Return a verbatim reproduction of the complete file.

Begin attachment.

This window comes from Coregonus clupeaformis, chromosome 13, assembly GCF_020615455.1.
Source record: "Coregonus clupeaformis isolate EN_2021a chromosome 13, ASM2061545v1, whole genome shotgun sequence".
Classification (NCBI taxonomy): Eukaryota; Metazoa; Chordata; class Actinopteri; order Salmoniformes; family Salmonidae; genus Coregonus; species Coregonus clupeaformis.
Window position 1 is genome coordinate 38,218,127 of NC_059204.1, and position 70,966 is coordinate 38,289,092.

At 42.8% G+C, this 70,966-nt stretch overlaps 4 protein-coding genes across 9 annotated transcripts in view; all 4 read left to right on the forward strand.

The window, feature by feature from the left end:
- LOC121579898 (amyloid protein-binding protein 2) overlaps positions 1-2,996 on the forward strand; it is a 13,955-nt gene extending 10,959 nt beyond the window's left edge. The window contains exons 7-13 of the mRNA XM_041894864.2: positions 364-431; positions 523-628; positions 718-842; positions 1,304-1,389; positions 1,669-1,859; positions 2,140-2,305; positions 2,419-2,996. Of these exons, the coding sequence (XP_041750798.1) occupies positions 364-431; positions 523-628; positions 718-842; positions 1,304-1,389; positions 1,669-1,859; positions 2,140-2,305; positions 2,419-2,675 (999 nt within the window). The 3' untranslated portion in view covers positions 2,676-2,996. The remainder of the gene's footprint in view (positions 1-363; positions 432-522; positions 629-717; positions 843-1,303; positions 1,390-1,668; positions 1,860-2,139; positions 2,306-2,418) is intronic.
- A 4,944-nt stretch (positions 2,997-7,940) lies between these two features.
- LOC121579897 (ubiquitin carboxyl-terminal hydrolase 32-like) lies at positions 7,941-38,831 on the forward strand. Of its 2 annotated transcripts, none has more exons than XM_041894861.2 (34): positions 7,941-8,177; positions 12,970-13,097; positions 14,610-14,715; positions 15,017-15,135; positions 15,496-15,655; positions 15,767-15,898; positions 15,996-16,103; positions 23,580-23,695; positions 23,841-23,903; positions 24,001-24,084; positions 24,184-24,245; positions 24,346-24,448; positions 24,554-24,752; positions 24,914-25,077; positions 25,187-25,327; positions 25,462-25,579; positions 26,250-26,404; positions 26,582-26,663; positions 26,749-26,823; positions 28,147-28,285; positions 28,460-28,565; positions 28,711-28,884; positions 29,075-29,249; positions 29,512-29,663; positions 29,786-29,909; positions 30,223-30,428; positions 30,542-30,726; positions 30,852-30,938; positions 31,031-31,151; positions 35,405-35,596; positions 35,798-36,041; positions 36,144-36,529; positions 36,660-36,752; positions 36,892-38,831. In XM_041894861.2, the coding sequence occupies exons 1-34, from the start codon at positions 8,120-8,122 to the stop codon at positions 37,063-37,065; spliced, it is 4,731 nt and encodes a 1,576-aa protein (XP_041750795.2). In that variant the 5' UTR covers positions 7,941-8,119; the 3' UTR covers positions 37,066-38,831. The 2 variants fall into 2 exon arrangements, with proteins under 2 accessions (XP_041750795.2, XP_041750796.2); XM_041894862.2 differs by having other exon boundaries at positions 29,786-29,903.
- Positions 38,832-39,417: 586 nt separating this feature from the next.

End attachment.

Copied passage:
This window comes from Coregonus clupeaformis, chromosome 13, assembly GCF_020615455.1.
Source record: "Coregonus clupeaformis isolate EN_2021a chromosome 13, ASM2061545v1, whole genome shotgun sequence".
Classification (NCBI taxonomy): Eukaryota; Metazoa; Chordata; class Actinopteri; order Salmoniformes; family Salmonidae; genus Coregonus; species Coregonus clupeaformis.
Window position 1 is genome coordinate 38,218,127 of NC_059204.1, and position 70,966 is coordinate 38,289,092.

At 42.8% G+C, this 70,966-nt stretch overlaps 4 protein-coding genes across 9 annotated transcripts in view; all 4 read left to right on the forward strand.

The window, feature by feature from the left end:
- LOC121579898 (amyloid protein-binding protein 2) overlaps positions 1-2,996 on the forward strand; it is a 13,955-nt gene extending 10,959 nt beyond the window's left edge. The window contains exons 7-13 of the mRNA XM_041894864.2: positions 364-431; positions 523-628; positions 718-842; positions 1,304-1,389; positions 1,669-1,859; positions 2,140-2,305; positions 2,419-2,996. Of these exons, the coding sequence (XP_041750798.1) occupies positions 364-431; positions 523-628; positions 718-842; positions 1,304-1,389; positions 1,669-1,859; positions 2,140-2,305; positions 2,419-2,675 (999 nt within the window). The 3' untranslated portion in view covers positions 2,676-2,996. The remainder of the gene's footprint in view (positions 1-363; positions 432-522; positions 629-717; positions 843-1,303; positions 1,390-1,668; positions 1,860-2,139; positions 2,306-2,418) is intronic.
- A 4,944-nt stretch (positions 2,997-7,940) lies between these two features.
- LOC121579897 (ubiquitin carboxyl-terminal hydrolase 32-like) lies at positions 7,941-38,831 on the forward strand. Of its 2 annotated transcripts, none has more exons than XM_041894861.2 (34): positions 7,941-8,177; positions 12,970-13,097; positions 14,610-14,715; positions 15,017-15,135; positions 15,496-15,655; positions 15,767-15,898; positions 15,996-16,103; positions 23,580-23,695; positions 23,841-23,903; positions 24,001-24,084; positions 24,184-24,245; positions 24,346-24,448; positions 24,554-24,752; positions 24,914-25,077; positions 25,187-25,327; positions 25,462-25,579; positions 26,250-26,404; positions 26,582-26,663; positions 26,749-26,823; positions 28,147-28,285; positions 28,460-28,565; positions 28,711-28,884; positions 29,075-29,249; positions 29,512-29,663; positions 29,786-29,909; positions 30,223-30,428; positions 30,542-30,726; positions 30,852-30,938; positions 31,031-31,151; positions 35,405-35,596; positions 35,798-36,041; positions 36,144-36,529; positions 36,660-36,752; positions 36,892-38,831. In XM_041894861.2, the coding sequence occupies exons 1-34, from the start codon at positions 8,120-8,122 to the stop codon at positions 37,063-37,065; spliced, it is 4,731 nt and encodes a 1,576-aa protein (XP_041750795.2). In that variant the 5' UTR covers positions 7,941-8,119; the 3' UTR covers positions 37,066-38,831. The 2 variants fall into 2 exon arrangements, with proteins under 2 accessions (XP_041750795.2, XP_041750796.2); XM_041894862.2 differs by having other exon boundaries at positions 29,786-29,903.
- Positions 38,832-39,417: 586 nt separating this feature from the next.